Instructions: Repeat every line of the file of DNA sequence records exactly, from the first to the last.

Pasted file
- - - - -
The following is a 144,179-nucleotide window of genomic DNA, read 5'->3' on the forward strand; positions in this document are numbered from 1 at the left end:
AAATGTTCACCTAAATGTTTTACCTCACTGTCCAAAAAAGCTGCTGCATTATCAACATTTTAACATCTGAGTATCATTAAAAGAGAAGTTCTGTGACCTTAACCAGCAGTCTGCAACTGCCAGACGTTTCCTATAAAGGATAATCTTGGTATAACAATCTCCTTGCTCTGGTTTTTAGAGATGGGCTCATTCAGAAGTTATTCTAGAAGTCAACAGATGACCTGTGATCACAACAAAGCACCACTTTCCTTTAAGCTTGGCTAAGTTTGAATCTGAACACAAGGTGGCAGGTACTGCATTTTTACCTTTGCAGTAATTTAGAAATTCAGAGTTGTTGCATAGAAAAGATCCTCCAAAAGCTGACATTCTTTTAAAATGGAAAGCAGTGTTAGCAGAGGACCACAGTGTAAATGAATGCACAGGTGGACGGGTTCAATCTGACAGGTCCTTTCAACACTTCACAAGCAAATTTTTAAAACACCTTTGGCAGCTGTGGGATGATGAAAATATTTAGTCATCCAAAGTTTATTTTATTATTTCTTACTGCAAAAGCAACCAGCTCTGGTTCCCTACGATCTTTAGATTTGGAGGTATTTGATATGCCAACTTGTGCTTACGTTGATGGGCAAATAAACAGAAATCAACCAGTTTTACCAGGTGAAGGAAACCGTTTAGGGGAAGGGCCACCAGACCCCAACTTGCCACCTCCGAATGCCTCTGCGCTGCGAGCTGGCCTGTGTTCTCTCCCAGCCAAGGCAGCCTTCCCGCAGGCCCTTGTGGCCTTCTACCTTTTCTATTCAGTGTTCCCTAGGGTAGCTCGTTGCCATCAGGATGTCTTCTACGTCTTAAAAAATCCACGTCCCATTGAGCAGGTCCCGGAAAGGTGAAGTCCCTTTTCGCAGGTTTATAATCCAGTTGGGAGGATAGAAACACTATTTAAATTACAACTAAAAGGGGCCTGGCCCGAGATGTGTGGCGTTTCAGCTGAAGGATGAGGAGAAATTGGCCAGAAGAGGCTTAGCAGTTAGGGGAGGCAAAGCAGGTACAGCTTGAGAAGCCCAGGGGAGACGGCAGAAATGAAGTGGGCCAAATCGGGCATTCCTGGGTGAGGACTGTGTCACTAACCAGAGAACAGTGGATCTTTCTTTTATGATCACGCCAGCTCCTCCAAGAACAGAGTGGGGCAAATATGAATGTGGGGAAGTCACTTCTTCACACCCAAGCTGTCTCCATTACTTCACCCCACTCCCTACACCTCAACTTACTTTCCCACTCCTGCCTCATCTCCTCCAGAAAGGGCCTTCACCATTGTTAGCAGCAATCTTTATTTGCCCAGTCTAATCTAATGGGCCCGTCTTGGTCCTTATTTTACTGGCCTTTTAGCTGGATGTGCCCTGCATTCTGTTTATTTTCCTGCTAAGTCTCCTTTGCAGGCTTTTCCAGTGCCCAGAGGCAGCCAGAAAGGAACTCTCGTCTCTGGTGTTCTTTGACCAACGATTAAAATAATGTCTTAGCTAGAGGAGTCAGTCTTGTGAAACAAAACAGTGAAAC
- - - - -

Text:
The following is a 144,179-nucleotide window of genomic DNA, read 5'->3' on the forward strand; positions in this document are numbered from 1 at the left end:
AAATGTTCACCTAAATGTTTTACCTCACTGTCCAAAAAAGCTGCTGCATTATCAACATTTTAACATCTGAGTATCATTAAAAGAGAAGTTCTGTGACCTTAACCAGCAGTCTGCAACTGCCAGACGTTTCCTATAAAGGATAATCTTGGTATAACAATCTCCTTGCTCTGGTTTTTAGAGATGGGCTCATTCAGAAGTTATTCTAGAAGTCAACAGATGACCTGTGATCACAACAAAGCACCACTTTCCTTTAAGCTTGGCTAAGTTTGAATCTGAACACAAGGTGGCAGGTACTGCATTTTTACCTTTGCAGTAATTTAGAAATTCAGAGTTGTTGCATAGAAAAGATCCTCCAAAAGCTGACATTCTTTTAAAATGGAAAGCAGTGTTAGCAGAGGACCACAGTGTAAATGAATGCACAGGTGGACGGGTTCAATCTGACAGGTCCTTTCAACACTTCACAAGCAAATTTTTAAAACACCTTTGGCAGCTGTGGGATGATGAAAATATTTAGTCATCCAAAGTTTATTTTATTATTTCTTACTGCAAAAGCAACCAGCTCTGGTTCCCTACGATCTTTAGATTTGGAGGTATTTGATATGCCAACTTGTGCTTACGTTGATGGGCAAATAAACAGAAATCAACCAGTTTTACCAGGTGAAGGAAACCGTTTAGGGGAAGGGCCACCAGACCCCAACTTGCCACCTCCGAATGCCTCTGCGCTGCGAGCTGGCCTGTGTTCTCTCCCAGCCAAGGCAGCCTTCCCGCAGGCCCTTGTGGCCTTCTACCTTTTCTATTCAGTGTTCCCTAGGGTAGCTCGTTGCCATCAGGATGTCTTCTACGTCTTAAAAAATCCACGTCCCATTGAGCAGGTCCCGGAAAGGTGAAGTCCCTTTTCGCAGGTTTATAATCCAGTTGGGAGGATAGAAACACTATTTAAATTACAACTAAAAGGGGCCTGGCCCGAGATGTGTGGCGTTTCAGCTGAAGGATGAGGAGAAATTGGCCAGAAGAGGCTTAGCAGTTAGGGGAGGCAAAGCAGGTACAGCTTGAGAAGCCCAGGGGAGACGGCAGAAATGAAGTGGGCCAAATCGGGCATTCCTGGGTGAGGACTGTGTCACTAACCAGAGAACAGTGGATCTTTCTTTTATGATCACGCCAGCTCCTCCAAGAACAGAGTGGGGCAAATATGAATGTGGGGAAGTCACTTCTTCACACCCAAGCTGTCTCCATTACTTCACCCCACTCCCTACACCTCAACTTACTTTCCCACTCCTGCCTCATCTCCTCCAGAAAGGGCCTTCACCATTGTTAGCAGCAATCTTTATTTGCCCAGTCTAATCTAATGGGCCCGTCTTGGTCCTTATTTTACTGGCCTTTTAGCTGGATGTGCCCTGCATTCTGTTTATTTTCCTGCTAAGTCTCCTTTGCAGGCTTTTCCAGTGCCCAGAGGCAGCCAGAAAGGAACTCTCGTCTCTGGTGTTCTTTGACCAACGATTAAAATAATGTCTTAGCTAGAGGAGTCAGTCTTGTGAAACAAAACAGTGAAAC